Israel reduces energy supplies to Palestinians

Syria opposition embassy in Qatar renews passports

Women protest against Egypt police after fatal shooting

MSF withdraws help from two Sudan states

US says thousands of Somali children facing starvation

Kuwait online activists arrested 'over Saudi criticism'

Iran, Europe officials to meet Thursday in Istanbul

IS issues new deadline to kill Jordanian pilot if demand not met

Netanyahu warns Hezbollah will pay 'full price'

African Union sees no military solution to Libya crisis

Yemen powerful militia prevents fresh protest in Sanaa

Iran appoints new UN ambassador after US visa refusal

Pentagon confirms US involvement in talks with Yemen Huthis

Hezbollah missiles threaten to spark new war in volatile region

In new website, France warns would-be jihadists: You will die alone

Israel retaliates against Hezbollah attack

Can Iraqis trust their government to rebuild their country?

Sheikh Ali Salman rejects charges as trial opens in Bahrain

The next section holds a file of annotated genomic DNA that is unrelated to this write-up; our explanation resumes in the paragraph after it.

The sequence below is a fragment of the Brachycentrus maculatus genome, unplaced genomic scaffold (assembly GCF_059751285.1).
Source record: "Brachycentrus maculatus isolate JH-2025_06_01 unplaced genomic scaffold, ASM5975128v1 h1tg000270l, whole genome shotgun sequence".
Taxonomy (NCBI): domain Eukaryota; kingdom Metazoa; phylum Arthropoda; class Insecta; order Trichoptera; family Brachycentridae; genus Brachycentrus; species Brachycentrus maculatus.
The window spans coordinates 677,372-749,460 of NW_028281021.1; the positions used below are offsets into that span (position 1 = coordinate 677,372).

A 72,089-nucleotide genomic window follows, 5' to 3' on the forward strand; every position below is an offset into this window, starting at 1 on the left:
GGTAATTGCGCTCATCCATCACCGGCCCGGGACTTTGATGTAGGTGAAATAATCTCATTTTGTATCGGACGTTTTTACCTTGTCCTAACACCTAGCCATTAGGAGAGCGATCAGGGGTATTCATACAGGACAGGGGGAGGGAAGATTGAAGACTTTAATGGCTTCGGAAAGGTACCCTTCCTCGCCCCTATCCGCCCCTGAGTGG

Protesters try to storm UN headquarters in Gaza

UN peacekeeper killed in southern Lebanon amid border clash

Kobane in ruins after symbolic blow to jihadists

Jordan bows to IS demand

Hezbollah claims attack on Israeli military convoy

Somali PM proposes new cabinet list

Syria opposition groups, Assad representatives meet in Moscow

Yemen’s Huthis free top presidential aide

French FM urges international cooperation against extremism

Clock ticking towards 24-hour IS deadline to kill hostages

Obama, Saudi king discuss IS fight, Iran

Nine killed in luxury Tripoli hotel attack

Three killed in Tripoli luxury hotel attack

UN harshly criticises Turkey for deterioration of human rights

‘Islamic State’ gives Jordan 24 hours before execution of hostages

Ex-Shebab chief urges others to surrender in first public appearance

Bomb kills and wounds three terrorists in Egypt's Alexandria

Three killed in protest against MINUSMA in Mali

Humanitarian crisis looms for thousands of families in southern Iraq

Rockets fired from Syria explode in Israeli-occupied Golan Heights

Egypt Grand Mufti condemns actions of Muslim Brotherhood

Residents trickle back to Kobane after expulsion of jihadists